Ricinocarpos brevis is a dense and intricately twiggy shrub that can grow to 1.8 m high. The leaves are spirally alternate or occasionally sub-opposite, with blades 7-30 mm long and 1.4-2 mm across. Inflorescences contain 1-3 flowers. The flowers are white, conspicuous, on a stalk with dense hairs that are mainly white. Fruit are ellipsoidal to egg-shaped, and 8-9 mm long and 6-7 mm across.
Ricinocarpos brevis |
Status: Endangered on the EPBC Act list
Government evidence of impact of climate change:
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Australian Government, Conservation Advice, Ricinocarpos brevis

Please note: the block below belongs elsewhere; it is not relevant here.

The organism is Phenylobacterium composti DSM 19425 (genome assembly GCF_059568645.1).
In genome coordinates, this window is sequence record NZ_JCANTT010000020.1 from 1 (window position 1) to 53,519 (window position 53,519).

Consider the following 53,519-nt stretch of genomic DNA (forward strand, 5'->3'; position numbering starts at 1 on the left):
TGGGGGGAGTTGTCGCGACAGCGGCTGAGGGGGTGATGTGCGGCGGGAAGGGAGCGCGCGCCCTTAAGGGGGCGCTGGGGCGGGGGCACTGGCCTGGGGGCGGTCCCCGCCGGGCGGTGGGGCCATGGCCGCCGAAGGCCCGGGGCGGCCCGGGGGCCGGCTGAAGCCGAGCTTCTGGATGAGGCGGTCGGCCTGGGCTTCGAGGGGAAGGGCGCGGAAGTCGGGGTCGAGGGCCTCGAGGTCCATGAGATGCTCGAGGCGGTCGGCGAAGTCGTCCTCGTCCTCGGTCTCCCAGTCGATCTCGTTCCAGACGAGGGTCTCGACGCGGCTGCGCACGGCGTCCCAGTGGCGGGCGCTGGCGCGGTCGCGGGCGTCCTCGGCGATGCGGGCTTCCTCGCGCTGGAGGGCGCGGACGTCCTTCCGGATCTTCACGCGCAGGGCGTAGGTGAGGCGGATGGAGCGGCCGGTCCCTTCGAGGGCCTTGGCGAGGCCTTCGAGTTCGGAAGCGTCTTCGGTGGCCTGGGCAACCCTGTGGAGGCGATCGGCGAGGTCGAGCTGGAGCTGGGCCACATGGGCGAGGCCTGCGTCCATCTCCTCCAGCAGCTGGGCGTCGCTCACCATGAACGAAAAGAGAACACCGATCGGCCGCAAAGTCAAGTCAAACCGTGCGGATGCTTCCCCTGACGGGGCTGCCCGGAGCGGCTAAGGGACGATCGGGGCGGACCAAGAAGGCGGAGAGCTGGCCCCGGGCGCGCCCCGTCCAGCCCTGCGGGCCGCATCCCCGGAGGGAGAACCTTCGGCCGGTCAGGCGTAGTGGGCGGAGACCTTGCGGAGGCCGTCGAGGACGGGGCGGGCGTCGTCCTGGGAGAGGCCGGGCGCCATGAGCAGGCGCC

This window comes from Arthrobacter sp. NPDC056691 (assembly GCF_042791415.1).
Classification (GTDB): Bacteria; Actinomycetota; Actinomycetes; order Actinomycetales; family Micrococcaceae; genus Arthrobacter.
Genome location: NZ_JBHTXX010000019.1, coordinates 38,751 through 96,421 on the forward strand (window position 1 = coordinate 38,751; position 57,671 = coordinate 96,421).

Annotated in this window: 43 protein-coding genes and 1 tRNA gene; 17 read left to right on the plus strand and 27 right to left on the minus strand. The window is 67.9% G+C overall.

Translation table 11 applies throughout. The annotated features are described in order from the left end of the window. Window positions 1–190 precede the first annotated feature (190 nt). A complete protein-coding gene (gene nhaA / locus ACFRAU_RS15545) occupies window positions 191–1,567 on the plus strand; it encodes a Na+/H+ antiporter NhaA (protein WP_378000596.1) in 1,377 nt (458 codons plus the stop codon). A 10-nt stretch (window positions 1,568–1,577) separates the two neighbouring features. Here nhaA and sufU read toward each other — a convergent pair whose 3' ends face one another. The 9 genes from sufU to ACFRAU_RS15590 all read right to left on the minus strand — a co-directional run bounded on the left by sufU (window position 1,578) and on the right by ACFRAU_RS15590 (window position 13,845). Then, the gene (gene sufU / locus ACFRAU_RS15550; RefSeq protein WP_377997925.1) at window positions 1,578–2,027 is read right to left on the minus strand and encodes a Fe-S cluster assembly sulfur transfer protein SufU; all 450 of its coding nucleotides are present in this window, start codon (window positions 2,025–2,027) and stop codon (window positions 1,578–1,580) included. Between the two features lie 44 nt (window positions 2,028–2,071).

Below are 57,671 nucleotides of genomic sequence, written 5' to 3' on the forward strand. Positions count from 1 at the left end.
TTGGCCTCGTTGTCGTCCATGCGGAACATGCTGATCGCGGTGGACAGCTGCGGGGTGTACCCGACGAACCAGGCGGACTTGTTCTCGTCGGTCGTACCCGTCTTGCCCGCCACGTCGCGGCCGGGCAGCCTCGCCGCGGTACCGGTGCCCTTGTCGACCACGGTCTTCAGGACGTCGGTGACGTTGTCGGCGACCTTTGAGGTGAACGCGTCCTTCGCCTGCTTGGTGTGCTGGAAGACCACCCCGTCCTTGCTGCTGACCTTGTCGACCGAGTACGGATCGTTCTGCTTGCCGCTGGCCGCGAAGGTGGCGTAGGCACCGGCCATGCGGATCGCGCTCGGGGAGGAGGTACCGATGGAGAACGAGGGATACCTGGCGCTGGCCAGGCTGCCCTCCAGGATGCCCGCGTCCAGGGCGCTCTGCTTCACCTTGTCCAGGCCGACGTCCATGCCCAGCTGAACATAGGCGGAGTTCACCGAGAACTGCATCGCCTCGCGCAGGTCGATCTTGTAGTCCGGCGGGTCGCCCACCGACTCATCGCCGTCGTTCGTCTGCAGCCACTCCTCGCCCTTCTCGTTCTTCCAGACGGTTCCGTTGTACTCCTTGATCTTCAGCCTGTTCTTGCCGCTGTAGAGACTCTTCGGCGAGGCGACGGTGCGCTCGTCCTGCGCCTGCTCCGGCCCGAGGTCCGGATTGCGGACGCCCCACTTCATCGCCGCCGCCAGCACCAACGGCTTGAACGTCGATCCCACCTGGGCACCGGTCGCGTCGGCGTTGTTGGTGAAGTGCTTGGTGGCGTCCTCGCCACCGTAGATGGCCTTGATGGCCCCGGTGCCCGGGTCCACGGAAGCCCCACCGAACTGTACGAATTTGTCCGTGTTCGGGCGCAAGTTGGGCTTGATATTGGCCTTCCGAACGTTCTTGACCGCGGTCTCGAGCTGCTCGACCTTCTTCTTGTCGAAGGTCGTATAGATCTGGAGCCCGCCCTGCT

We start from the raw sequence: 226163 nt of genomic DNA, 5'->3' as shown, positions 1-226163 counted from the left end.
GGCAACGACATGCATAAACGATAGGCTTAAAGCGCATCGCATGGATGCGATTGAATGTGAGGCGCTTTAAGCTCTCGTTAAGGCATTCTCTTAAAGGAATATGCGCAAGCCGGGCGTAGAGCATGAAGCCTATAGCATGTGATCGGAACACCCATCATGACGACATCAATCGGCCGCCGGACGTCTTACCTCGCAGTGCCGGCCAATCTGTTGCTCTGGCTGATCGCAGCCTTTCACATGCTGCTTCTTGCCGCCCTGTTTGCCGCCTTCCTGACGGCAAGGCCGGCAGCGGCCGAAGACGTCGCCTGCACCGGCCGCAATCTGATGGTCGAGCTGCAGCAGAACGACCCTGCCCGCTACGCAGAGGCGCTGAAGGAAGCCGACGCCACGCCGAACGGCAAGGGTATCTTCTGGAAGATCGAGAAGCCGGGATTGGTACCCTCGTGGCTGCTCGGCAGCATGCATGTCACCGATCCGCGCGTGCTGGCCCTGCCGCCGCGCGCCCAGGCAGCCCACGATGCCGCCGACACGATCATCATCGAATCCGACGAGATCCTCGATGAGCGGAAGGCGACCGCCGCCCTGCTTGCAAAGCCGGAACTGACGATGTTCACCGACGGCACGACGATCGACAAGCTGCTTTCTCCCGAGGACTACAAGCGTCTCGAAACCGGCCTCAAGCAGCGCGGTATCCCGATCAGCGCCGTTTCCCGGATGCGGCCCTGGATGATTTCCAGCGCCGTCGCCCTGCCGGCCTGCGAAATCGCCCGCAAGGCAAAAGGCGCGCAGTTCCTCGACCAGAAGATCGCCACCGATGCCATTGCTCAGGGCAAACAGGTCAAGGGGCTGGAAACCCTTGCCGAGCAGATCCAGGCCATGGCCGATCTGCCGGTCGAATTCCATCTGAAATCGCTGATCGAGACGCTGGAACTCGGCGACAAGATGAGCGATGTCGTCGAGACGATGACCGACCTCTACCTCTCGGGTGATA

Other identified threats to the species are weed invasion; inappropriate fire regimes and grazing by a native moth Microlepidoptera sp. which was found to be predating the fruits and viable seed.
Australian Government, Listing Advices, Ricinocarpos brevis
The species is also threatened by weed invasion as several minor pastoral weed species with aerial dispersed seed occur in low numbers at Windarling Range (DEC; 2009); grazing predation by the native moth Microlepidoptera sp.; inappropriate fire regimes and commercial flora collecting which may inadvertently damage plants (DEC; 2009).